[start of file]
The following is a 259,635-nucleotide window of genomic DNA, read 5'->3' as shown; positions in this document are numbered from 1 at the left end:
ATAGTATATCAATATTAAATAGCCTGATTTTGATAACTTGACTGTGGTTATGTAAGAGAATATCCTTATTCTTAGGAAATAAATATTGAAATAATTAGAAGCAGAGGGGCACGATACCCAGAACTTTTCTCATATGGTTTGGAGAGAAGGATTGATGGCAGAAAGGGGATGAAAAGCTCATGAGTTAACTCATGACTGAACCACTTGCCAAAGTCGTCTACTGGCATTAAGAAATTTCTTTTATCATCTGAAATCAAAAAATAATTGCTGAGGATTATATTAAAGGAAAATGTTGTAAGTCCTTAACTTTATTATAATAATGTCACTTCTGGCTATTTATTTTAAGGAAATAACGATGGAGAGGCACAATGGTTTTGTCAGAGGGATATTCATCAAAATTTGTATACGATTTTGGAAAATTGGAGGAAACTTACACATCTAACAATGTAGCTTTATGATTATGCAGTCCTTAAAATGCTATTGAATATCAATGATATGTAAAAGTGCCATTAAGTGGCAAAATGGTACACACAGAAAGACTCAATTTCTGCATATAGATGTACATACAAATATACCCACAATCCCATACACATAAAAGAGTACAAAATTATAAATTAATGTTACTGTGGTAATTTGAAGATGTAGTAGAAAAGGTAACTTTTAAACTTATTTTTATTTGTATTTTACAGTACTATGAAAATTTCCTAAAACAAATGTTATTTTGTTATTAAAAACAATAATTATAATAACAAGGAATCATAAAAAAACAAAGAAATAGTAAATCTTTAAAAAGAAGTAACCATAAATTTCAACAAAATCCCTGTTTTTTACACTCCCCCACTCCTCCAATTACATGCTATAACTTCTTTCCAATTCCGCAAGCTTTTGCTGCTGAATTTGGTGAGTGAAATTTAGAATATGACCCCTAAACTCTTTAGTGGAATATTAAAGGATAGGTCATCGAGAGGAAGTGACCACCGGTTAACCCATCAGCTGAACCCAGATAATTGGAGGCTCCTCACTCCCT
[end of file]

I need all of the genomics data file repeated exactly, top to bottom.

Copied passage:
The following is a 259,635-nucleotide window of genomic DNA, read 5'->3' as shown; positions in this document are numbered from 1 at the left end:
ATAGTATATCAATATTAAATAGCCTGATTTTGATAACTTGACTGTGGTTATGTAAGAGAATATCCTTATTCTTAGGAAATAAATATTGAAATAATTAGAAGCAGAGGGGCACGATACCCAGAACTTTTCTCATATGGTTTGGAGAGAAGGATTGATGGCAGAAAGGGGATGAAAAGCTCATGAGTTAACTCATGACTGAACCACTTGCCAAAGTCGTCTACTGGCATTAAGAAATTTCTTTTATCATCTGAAATCAAAAAATAATTGCTGAGGATTATATTAAAGGAAAATGTTGTAAGTCCTTAACTTTATTATAATAATGTCACTTCTGGCTATTTATTTTAAGGAAATAACGATGGAGAGGCACAATGGTTTTGTCAGAGGGATATTCATCAAAATTTGTATACGATTTTGGAAAATTGGAGGAAACTTACACATCTAACAATGTAGCTTTATGATTATGCAGTCCTTAAAATGCTATTGAATATCAATGATATGTAAAAGTGCCATTAAGTGGCAAAATGGTACACACAGAAAGACTCAATTTCTGCATATAGATGTACATACAAATATACCCACAATCCCATACACATAAAAGAGTACAAAATTATAAATTAATGTTACTGTGGTAATTTGAAGATGTAGTAGAAAAGGTAACTTTTAAACTTATTTTTATTTGTATTTTACAGTACTATGAAAATTTCCTAAAACAAATGTTATTTTGTTATTAAAAACAATAATTATAATAACAAGGAATCATAAAAAAACAAAGAAATAGTAAATCTTTAAAAAGAAGTAACCATAAATTTCAACAAAATCCCTGTTTTTTACACTCCCCCACTCCTCCAATTACATGCTATAACTTCTTTCCAATTCCGCAAGCTTTTGCTGCTGAATTTGGTGAGTGAAATTTAGAATATGACCCCTAAACTCTTTAGTGGAATATTAAAGGATAGGTCATCGAGAGGAAGTGACCACCGGTTAACCCATCAGCTGAACCCAGATAATTGGAGGCTCCTCACTCCCT